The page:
Tax Implications of Reverse Mortgages

In the last fifteen years or so, television viewers, especially those watching late at night, have been inundated with commercials for reverse mortgages. A reverse mortgage allows a mortgagor, 62 or older, to continue living and retain title in the home; while receiving back his or her equity in the form of a monthly cash payment. The original home owner continues to pay for property insurance, taxes, and maintenance. If a home owner moves, sells, or dies, he or she (or his or her estate) must repay the loan.

Any loan balance to be repaid would include the original cash payment, interest and fees, the latter two of which are added to the loan balance on a monthly basis. Thus, the total debt increases as interest accrues while the home owner receives this monthly payment of loan funds. Often, it is the estate of the mortgagor that will repay the loan; at least, this is what usually is intended.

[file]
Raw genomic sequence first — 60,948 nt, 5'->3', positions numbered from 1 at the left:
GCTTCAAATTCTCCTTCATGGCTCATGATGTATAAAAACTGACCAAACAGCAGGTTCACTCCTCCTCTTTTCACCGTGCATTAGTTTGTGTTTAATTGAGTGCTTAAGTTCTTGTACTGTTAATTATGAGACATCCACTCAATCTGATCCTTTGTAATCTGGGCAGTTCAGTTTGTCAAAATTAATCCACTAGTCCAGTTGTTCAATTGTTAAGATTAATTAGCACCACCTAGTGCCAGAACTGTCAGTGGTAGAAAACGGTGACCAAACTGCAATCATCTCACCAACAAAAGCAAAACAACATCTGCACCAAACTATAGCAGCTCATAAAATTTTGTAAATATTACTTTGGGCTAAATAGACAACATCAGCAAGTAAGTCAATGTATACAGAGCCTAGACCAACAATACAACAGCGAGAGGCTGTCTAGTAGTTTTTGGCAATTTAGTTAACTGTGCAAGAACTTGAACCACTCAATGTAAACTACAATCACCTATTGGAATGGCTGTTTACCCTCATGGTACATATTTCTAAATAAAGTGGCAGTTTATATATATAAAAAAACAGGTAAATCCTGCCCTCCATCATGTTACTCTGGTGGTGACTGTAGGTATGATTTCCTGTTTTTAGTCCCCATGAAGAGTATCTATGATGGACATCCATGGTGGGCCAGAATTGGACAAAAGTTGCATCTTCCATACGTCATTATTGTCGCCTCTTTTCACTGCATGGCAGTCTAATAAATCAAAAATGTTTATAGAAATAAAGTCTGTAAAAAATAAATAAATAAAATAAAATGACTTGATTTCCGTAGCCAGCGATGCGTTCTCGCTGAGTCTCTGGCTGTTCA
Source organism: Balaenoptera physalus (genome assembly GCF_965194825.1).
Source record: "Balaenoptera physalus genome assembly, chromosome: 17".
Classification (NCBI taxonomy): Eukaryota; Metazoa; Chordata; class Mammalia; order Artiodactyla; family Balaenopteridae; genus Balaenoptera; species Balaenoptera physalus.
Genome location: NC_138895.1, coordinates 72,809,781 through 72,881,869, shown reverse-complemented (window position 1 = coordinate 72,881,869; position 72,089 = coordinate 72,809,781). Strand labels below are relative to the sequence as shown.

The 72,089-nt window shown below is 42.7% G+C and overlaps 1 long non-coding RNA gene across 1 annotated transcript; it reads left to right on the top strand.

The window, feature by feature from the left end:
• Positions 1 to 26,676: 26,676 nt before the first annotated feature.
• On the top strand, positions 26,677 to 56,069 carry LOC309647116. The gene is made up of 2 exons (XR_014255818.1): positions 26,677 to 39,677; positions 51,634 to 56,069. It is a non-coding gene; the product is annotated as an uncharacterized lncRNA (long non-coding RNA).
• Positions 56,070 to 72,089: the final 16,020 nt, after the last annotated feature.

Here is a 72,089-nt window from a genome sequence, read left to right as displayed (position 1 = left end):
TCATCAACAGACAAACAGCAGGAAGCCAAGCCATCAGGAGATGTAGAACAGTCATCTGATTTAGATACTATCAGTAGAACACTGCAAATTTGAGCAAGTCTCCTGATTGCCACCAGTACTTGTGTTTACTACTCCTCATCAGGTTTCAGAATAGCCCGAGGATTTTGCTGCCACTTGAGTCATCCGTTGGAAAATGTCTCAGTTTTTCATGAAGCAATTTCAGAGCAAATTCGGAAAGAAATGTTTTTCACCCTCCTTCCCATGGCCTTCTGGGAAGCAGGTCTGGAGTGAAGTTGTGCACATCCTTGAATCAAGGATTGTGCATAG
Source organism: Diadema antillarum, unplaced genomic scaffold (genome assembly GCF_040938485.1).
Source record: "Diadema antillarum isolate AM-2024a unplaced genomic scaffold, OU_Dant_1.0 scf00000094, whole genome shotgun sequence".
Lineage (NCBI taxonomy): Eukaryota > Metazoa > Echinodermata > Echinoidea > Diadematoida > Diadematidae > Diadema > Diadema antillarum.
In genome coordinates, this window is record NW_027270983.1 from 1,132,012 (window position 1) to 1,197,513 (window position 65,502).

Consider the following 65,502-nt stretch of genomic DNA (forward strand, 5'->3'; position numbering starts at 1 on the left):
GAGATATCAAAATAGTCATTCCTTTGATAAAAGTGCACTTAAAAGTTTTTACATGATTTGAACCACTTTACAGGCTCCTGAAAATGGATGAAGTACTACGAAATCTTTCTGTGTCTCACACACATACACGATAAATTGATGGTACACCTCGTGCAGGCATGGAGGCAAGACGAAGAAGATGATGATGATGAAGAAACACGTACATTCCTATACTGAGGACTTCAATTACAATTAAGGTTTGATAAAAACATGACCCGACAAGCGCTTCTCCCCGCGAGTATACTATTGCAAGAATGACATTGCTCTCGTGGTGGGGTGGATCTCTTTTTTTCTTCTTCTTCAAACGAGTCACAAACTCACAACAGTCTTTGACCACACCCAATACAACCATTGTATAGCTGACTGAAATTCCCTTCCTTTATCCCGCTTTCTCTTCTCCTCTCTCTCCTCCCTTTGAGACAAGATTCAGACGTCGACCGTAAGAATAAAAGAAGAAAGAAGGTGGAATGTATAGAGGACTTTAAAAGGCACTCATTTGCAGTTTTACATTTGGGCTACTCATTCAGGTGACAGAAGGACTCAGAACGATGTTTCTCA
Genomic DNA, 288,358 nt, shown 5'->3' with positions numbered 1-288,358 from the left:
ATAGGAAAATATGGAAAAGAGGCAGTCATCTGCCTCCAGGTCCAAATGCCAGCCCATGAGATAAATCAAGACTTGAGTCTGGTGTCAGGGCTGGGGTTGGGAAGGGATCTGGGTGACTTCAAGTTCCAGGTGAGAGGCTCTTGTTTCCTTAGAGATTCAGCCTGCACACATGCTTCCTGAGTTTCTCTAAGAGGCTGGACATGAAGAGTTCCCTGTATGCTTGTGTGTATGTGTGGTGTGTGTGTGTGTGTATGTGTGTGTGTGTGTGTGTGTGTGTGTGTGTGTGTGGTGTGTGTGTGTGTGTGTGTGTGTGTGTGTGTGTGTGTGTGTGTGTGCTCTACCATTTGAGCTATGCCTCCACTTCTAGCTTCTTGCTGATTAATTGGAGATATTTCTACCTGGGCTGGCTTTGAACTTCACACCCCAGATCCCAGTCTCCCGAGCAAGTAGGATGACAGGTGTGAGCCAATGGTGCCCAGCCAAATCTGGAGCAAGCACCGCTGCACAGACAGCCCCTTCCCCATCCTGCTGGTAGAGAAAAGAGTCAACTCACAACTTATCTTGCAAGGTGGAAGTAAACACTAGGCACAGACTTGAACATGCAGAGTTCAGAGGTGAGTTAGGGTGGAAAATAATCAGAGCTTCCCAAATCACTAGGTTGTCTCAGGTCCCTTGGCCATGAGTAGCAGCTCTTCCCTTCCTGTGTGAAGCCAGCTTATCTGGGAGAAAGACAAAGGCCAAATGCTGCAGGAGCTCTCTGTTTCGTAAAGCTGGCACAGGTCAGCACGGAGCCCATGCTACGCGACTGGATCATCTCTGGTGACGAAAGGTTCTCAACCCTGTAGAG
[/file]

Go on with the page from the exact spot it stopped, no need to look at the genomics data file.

The following are the three types of reverse mortgages:

  • Home Equity Conversion Mortgages (HECMs), which are federally insured reverse mortgages backed by the U. S. Department of Housing and Urban Development (HUD);
  • proprietary reverse mortgages, which are reverse mortgages offered and backed by the same developing entity; and
  • single-purpose reverse mortgages, offered by some state and local government agencies, as well as nonprofit organizations. This is the least expensive option.

One considerable advantage of a reverse mortgage is that the cash payments are considered loan advances, thus, they do not constitute income earned, and, most importantly, are not taxable. Also, a reverse mortgage does not affect the receipt of any Social Security or Medicare benefits, although it may affect Medicaid.

A disadvantage of a reverse mortgage is that all of the interest that accrues on the reverse mortgage is not deductible by until actually paid, which is typically when the loan is paid in full. Also, a mortgage interest deduction is subject to the same limits as other home equity loans and interest may only be deductible on a loan up to $100,000 and no more.

If you have or are contemplating a reverse mortgage and have any tax-related questions, call THE TAX EXPERTS at the Thorgood Law Firm www.thorgoodlaw.com. For a FREE consultation call 212-490-0704.Tax Implications of Reverse Mortgages

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